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Senators respond to Newcomb move

Sun., April 2, 2006

GARVEE bill chess game?

House Speaker Bruce Newcomb has assigned the GARVEE bonding bill – the funding for the first year of the “Connecting Idaho” highway plan, including major upgrades to U.S. Highway 95 – to the House Transportation Committee, though it’s an appropriation bill that’s already cleared the joint budget committee, and that committee’s not so friendly to it.

Told that the rumor is he sidelined the bill to punish North Idaho Sens. Mike Jorgenson, R-Hayden Lake, and Dick Compton, R-Coeur d’Alene, for debating against his failed water bill in the Senate on Thursday, Newcomb said Friday, “That’s a good rumor. There’ll be others, but that’s a good one for starters.” The speaker said he’s “giving the germane committee a chance to take a look at it.”

Meanwhile, angry senators reacted by holding Newcomb’s bill to impose a two-year moratorium on coal-fired plants – it’s already passed both houses, and just needs a signature in the Senate before it heads to the governor for signing.

North Idaho senators were furious. “If that’s what he’s doing, I guess I have to say I’m not as respectful of him as I have been in the past,” said Jorgenson.

Said Compton: “Like the hundreds of people who’ve been killed on 95 don’t count, I guess – let’s punish Compton and Jorgenson.”

Gov. Dirk Kempthorne isn’t concerned at this point, he said Friday, and his transportation board chairman, Chuck Winder, was reserving judgment. “Obviously it’s not the normal process,” Winder said. He tried to go see Newcomb, but the speaker was in the midst of a retirement party in the House caucus room, where friends and foes crowded in to eat cake, congratulate him, and present him with a gold ring graced with the state seal, and a shotgun as he retires after eight years as speaker and a long career in the Legislature.

“Obviously it’s bittersweet,” Newcomb said as he was surrounded by well-wishers. “I’ve made a lot of good friends here. It’s just been a great experience and great relationship with everybody I’ve ever met in this process.”

He admitted, “I kinda like the chess game that goes along with being speaker.”

Speaker responds to water vote

Here’s how House Speaker Bruce Newcomb responded right after the Senate voted 14-21 against his water recharge bill, HB 800: “I don’t know where you go from here. … I hope it keeps the discussion alive. … The good part of this is there’s an institutional memory now – it’s been passed on.”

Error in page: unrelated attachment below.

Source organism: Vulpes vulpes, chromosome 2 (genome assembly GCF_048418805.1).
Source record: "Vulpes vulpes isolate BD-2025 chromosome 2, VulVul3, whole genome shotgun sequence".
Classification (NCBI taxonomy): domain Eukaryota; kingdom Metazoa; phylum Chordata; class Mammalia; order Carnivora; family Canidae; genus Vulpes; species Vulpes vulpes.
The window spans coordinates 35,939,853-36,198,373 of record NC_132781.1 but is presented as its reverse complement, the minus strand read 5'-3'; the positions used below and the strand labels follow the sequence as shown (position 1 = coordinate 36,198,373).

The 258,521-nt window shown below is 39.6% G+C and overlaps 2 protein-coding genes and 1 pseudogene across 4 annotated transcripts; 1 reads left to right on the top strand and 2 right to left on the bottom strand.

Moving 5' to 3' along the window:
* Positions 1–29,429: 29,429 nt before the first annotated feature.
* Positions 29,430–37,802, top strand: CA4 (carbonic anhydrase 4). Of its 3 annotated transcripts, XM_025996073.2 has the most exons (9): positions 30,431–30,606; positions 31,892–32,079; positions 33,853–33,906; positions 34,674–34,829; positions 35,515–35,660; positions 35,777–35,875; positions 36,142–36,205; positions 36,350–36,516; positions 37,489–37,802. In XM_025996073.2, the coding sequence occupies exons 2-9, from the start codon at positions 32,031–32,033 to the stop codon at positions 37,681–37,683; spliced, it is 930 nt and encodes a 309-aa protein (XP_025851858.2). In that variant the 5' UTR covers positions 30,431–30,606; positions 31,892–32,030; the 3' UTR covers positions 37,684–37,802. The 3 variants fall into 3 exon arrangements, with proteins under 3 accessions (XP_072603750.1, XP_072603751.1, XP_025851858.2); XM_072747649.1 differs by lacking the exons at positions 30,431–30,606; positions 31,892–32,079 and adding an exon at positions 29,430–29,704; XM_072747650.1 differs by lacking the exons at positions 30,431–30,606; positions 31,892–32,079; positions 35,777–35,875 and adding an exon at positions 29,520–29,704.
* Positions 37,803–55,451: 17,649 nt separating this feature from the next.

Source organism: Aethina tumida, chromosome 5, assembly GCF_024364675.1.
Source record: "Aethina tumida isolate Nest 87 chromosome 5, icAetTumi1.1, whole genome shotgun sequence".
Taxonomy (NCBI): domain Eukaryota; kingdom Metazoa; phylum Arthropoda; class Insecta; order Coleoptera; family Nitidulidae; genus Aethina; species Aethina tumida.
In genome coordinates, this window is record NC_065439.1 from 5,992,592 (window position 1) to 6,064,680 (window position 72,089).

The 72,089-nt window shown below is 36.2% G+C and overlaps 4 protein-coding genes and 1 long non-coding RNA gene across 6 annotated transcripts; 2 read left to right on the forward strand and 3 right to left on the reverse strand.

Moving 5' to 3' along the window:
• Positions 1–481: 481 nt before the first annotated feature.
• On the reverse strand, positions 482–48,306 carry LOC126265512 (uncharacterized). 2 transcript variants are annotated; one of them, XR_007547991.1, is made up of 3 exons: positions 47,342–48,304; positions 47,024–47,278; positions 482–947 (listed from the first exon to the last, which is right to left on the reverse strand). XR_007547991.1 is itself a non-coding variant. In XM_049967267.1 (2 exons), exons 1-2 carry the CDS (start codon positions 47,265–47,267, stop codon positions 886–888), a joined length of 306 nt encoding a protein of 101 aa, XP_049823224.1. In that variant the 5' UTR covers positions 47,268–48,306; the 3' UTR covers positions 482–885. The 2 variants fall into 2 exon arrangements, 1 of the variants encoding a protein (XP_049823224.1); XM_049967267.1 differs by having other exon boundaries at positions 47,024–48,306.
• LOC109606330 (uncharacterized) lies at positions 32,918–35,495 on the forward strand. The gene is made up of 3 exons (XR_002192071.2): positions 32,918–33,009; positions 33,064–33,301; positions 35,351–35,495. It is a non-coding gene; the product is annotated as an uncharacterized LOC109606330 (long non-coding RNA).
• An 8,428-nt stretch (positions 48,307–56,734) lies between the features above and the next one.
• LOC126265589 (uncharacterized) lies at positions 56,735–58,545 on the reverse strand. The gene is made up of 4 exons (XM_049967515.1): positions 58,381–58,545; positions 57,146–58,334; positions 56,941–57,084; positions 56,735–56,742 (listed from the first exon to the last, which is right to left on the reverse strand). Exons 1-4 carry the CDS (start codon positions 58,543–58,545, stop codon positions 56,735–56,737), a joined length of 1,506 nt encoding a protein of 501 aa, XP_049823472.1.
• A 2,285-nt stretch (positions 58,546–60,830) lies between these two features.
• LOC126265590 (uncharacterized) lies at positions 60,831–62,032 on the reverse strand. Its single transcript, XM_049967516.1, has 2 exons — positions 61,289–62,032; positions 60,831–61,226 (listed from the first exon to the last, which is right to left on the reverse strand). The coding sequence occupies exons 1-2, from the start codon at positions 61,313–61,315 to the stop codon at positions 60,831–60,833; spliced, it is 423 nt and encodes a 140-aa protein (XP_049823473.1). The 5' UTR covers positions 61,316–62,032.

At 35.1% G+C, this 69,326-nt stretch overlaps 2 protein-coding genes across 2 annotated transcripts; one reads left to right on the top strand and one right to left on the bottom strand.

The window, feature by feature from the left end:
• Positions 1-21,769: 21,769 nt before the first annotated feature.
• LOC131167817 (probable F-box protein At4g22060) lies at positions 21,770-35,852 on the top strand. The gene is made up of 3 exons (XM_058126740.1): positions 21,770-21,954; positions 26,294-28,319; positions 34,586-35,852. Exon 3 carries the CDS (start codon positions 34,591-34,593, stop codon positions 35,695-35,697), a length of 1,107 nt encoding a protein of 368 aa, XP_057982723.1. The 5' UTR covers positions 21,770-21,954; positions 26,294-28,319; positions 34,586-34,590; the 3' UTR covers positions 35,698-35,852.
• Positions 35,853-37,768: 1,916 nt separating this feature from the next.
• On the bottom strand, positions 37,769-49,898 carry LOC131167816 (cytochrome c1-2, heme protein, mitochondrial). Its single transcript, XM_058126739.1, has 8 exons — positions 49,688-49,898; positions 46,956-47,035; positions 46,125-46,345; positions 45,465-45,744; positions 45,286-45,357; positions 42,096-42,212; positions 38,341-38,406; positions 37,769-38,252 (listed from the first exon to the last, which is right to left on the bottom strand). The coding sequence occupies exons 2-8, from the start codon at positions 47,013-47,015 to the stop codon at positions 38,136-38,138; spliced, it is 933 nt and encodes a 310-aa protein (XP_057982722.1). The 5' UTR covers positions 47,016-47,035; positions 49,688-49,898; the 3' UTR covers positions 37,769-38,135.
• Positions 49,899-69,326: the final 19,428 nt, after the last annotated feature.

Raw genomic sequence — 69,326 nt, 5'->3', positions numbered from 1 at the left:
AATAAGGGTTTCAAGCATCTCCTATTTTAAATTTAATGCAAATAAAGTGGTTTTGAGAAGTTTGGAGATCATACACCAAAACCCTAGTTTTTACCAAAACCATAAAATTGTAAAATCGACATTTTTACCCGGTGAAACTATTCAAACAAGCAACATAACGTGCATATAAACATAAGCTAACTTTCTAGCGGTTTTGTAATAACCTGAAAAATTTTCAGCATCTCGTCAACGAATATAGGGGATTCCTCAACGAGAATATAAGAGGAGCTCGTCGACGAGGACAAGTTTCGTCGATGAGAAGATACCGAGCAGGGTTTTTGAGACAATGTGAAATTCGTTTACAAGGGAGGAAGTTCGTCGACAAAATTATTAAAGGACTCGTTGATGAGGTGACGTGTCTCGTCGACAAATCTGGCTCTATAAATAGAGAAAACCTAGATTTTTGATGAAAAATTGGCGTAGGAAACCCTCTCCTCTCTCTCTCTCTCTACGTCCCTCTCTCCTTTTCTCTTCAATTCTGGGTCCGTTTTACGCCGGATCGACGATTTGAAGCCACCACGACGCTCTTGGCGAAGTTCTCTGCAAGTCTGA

He has a point. Senators sat through a six-hour committee hearing that went through, in great detail, many issues relating to the 1984 Swan Falls Agreement and related water rights matters. They also had a detailed, heartfelt, three-hour debate on the bill in the full Senate.

Newcomb, surrounded by reporters and TV cameras after the vote, is retiring this year after being the state’s longest-serving House speaker. “Now that I’m leaving, I feel good about the fact that the institutional memory’s been passed on and people now understand, to some degree, what the Swan Falls agreement’s really all about,” he said.

The speaker mused, “Issues are changing, that’s bound to happen over time – especially when you have scarce resources.” He expressed hope that negotiations still will lead to using at least some water to recharge the diminishing eastern Snake Plain aquifer this year. “It’s in everyone’s best interest that you stabilize the aquifer,” Newcomb said.

Rare victory for Senate Democrats

Democrats hold only seven seats in the 35-member state Senate, but they won a significant victory last week. Senate President Pro-Tem Bob Geddes had proposed legislation to make a series of changes in Idaho’s redistricting statutes – including going back to the old system of drawing legislative districts designed to benefit specific incumbents or political parties. That’s illegal under current law, which turned the job over to a citizen commission.

Senate Minority Leader Clint Stennett proposed amendments to SB 1448, as did Geddes. When the Senate went to its amending order, with its intricate rules and hard-to-follow process, Stennett pulled off a victory – his amendments passed, and Geddes’ failed.

Idaho voters changed the state Constitution in 1994 to turn redistricting over to the commission, rather than have lawmakers do it themselves.


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